+ A

No such thing as a free lunch

June 02,2018
이미지뷰
Hong Seung-il
*The author is the CEO of JoongAng Designworks.

After admission to public art galleries and museums became free in the spring of 2008 to follow up on a campaign pledge from then-President Lee Myung-bak, private exhibition spaces were hit hard. A veteran curator who ran a running a private museum in Gwangju, Gyeonggi, which charged 4,000 won ($3.70) for admission, said that visitors decreased significantly and school trips also fell sharply, as they turned to free public facilities.

The government’s good intention behind offering greater cultural accessibility to the public to help regional communities only ended up wrecking regional cultural infrastructure. The previous President Roh Moo-hyun allowed free admission to national and public parks in 2007, causing disorder and a mess to public greenery. Maintenance costs to taxpayers increased.

Few refuse freebies. It felt like a windfall when I learned that entry to Deoksu Palace was free on the day I visited there for a stroll during lunchtime. Although tickets were just 1,000 won, it felt good to get in for free. But if free rides become common, we won’t be as appreciative of them. The liberal Moon Jae-in administration is overly generous, and its spending is reaching a worrisome level.

Express toll fees were made free during the two major family-gathering holidays, Chuseok and the Lunar New Year, when road traffic is the busiest. The deficit-ridden Korea Express suffered 100 billion won in losses because of Moon’s generous gesture. The Seoul metropolitan government used 15 billion won to pay for free public transportation for three days in January to encourage people to keep their cars at home when fine dust levels worsened. The suspension of construction of the Shin Kori 5 and 6 reactors to gauge public sentiment on whether to stop building new reactors in line with the government’s nuclear phase-out policy translated into a 120 billion won loss for the reactor operator Korea Hydro & Nuclear Power.

Moon’s campaign promise to increase coverage for national insurance would require 30 trillion won in tax money over the next five years. To compensate small employers for the sudden spike in the minimum wage, the government has earmarked 3 trillion won to hand out in monthly subsidies. Experts point out the government has been spending recklessly because more tax revenue came in than expected in recent years.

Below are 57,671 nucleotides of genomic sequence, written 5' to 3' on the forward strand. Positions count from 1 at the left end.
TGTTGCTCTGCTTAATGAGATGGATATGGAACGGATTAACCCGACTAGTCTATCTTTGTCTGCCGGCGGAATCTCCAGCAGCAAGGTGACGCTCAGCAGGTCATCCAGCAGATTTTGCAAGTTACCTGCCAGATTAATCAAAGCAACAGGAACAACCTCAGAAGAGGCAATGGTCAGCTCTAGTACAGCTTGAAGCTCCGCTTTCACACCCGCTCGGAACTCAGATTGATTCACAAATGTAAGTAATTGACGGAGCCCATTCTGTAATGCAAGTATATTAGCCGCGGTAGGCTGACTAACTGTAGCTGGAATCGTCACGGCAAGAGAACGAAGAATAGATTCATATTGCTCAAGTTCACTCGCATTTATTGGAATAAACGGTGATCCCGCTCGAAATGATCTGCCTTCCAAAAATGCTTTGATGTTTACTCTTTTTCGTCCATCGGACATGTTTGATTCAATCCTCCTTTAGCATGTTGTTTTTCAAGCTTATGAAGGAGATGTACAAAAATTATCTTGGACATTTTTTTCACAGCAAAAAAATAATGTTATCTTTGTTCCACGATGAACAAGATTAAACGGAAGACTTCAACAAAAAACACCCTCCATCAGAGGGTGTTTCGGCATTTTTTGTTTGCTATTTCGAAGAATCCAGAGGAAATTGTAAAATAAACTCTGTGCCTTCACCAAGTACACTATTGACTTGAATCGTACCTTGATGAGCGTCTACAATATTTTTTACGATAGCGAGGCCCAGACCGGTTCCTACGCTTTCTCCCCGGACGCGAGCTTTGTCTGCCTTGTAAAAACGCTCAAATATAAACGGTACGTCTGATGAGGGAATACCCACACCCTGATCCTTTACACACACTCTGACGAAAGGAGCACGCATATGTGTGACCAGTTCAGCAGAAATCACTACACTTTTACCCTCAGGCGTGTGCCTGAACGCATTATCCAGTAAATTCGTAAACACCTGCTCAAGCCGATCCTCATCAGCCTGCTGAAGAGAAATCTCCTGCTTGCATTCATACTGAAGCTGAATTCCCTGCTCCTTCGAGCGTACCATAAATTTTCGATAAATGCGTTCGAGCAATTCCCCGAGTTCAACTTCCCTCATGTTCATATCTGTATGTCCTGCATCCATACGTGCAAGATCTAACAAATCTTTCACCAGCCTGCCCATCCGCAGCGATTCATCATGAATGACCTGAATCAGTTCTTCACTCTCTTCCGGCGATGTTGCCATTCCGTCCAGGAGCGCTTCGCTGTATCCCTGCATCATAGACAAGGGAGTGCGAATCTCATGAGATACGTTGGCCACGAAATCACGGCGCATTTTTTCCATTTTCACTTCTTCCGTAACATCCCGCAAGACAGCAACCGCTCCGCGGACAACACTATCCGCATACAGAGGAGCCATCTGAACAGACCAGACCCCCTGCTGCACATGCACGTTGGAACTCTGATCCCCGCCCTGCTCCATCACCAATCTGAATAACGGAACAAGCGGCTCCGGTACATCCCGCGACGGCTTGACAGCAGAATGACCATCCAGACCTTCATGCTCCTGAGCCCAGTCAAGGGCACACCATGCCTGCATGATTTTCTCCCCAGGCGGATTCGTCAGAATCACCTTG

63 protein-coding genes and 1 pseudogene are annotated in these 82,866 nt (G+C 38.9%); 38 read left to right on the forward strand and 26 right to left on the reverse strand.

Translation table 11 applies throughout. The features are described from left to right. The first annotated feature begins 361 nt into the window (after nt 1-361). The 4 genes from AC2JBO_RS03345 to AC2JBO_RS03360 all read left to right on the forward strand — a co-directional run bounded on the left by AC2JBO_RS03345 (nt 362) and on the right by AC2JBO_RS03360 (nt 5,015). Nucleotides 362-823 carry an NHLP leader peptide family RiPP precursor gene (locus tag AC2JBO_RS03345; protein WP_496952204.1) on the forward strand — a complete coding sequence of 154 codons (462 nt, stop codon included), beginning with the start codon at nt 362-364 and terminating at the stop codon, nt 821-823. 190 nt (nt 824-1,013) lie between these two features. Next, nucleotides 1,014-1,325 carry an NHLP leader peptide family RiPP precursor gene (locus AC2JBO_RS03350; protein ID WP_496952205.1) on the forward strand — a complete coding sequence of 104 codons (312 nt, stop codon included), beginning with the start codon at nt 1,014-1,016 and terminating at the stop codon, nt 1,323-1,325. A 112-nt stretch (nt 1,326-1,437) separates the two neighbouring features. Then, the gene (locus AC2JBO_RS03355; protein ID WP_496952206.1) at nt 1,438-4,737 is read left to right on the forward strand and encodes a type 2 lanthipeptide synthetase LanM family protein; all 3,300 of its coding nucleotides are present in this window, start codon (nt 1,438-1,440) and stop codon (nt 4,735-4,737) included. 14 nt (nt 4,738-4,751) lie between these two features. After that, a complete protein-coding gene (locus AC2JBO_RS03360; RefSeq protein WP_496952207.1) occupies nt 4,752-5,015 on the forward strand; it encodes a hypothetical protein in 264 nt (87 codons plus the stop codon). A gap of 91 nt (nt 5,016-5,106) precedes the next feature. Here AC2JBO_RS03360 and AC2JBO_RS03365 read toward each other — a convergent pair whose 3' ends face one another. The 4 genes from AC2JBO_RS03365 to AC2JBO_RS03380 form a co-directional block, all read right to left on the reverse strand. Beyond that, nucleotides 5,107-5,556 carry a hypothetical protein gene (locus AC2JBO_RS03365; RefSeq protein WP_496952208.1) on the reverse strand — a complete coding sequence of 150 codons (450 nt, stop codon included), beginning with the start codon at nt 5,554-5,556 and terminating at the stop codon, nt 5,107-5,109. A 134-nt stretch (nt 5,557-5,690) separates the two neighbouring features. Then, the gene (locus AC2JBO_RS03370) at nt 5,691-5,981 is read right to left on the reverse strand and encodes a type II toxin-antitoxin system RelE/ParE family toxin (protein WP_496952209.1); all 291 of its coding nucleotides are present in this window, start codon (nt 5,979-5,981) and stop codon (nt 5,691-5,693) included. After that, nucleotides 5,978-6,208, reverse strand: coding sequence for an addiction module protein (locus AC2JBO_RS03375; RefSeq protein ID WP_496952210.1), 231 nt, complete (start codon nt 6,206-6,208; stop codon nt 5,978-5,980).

When income inequality hit its worst-ever level in the first quarter, the Blue House hastily convened a meeting. President Moon Jae-in chaired the meeting, which ran for two and a half hours. He said he was “hurt” by the worsening disparity despite his focus on raising incomes. The data slammed the keystone of the Moon administration’s economic program — generating growth through increasing wages.

People are now lining up to register their business license cancellations and closures at a tax district office in Gangnam, southern Seoul, where rents are the highest in the country.

Devising other incentives, such as tax breaks for low-income earners, won’t be enough to minimize the damage done by Moon’s income-centered economic policy. The government should sensibly look at the havoc wreaked on jobs, workplaces and low-income households after the minimum wage went up 16.4 percent from January. If economists and bureaucrats put their heads together, they will be able to determine the objective impact of the minimum wage on the economy. Otherwise, the debate over income-led growth will only do more harm and divide society.

What is free would come back in much bigger bills and even fatal results. Venezuela and Greece have become bankrupt as a result of hefty government expenditures. Populist governments have indulged their people and ruined state finances.

Companies sometimes offer freebies to draw in future customers. It is seen as a marketing or investment expense. But the government’s generosity is designed to win votes and usually results in waste, because it is not usually thoroughly thought out. Voters must punish candidates who offer reckless promises in the June 13 elections, as they are clearly not being honest.

There is a Russian saying that free cheese can only be found in a mouse trap. Unlike politicians, there are many citizens who live clean and honest lives. I respect elderly metro riders who pay for their tickets even when they are older than 65 and eligible for a free pass.

JoongAng Ilbo, May 31, Page 28